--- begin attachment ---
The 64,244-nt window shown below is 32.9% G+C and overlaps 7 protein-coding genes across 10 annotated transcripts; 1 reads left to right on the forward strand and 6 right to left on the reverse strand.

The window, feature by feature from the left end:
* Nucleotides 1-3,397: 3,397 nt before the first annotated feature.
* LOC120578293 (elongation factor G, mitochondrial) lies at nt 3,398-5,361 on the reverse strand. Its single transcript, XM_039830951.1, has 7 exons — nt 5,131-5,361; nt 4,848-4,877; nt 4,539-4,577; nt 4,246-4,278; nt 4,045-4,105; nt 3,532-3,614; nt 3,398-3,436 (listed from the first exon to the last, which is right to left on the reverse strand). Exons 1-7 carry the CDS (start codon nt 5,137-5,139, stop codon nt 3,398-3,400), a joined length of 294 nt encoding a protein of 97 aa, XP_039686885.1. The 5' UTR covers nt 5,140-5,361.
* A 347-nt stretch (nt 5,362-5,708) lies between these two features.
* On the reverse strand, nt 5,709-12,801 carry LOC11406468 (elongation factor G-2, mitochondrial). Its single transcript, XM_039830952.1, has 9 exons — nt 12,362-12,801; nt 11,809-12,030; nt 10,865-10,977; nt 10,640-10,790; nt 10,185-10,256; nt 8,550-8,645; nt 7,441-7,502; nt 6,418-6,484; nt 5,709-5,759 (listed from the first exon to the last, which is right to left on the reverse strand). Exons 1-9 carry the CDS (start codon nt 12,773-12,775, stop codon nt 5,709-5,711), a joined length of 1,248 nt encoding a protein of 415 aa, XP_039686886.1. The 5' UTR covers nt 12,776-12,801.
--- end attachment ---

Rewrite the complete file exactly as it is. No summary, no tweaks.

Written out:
The 64,244-nt window shown below is 32.9% G+C and overlaps 7 protein-coding genes across 10 annotated transcripts; 1 reads left to right on the forward strand and 6 right to left on the reverse strand.

The window, feature by feature from the left end:
* Nucleotides 1-3,397: 3,397 nt before the first annotated feature.
* LOC120578293 (elongation factor G, mitochondrial) lies at nt 3,398-5,361 on the reverse strand. Its single transcript, XM_039830951.1, has 7 exons — nt 5,131-5,361; nt 4,848-4,877; nt 4,539-4,577; nt 4,246-4,278; nt 4,045-4,105; nt 3,532-3,614; nt 3,398-3,436 (listed from the first exon to the last, which is right to left on the reverse strand). Exons 1-7 carry the CDS (start codon nt 5,137-5,139, stop codon nt 3,398-3,400), a joined length of 294 nt encoding a protein of 97 aa, XP_039686885.1. The 5' UTR covers nt 5,140-5,361.
* A 347-nt stretch (nt 5,362-5,708) lies between these two features.
* On the reverse strand, nt 5,709-12,801 carry LOC11406468 (elongation factor G-2, mitochondrial). Its single transcript, XM_039830952.1, has 9 exons — nt 12,362-12,801; nt 11,809-12,030; nt 10,865-10,977; nt 10,640-10,790; nt 10,185-10,256; nt 8,550-8,645; nt 7,441-7,502; nt 6,418-6,484; nt 5,709-5,759 (listed from the first exon to the last, which is right to left on the reverse strand). Exons 1-9 carry the CDS (start codon nt 12,773-12,775, stop codon nt 5,709-5,711), a joined length of 1,248 nt encoding a protein of 415 aa, XP_039686886.1. The 5' UTR covers nt 12,776-12,801.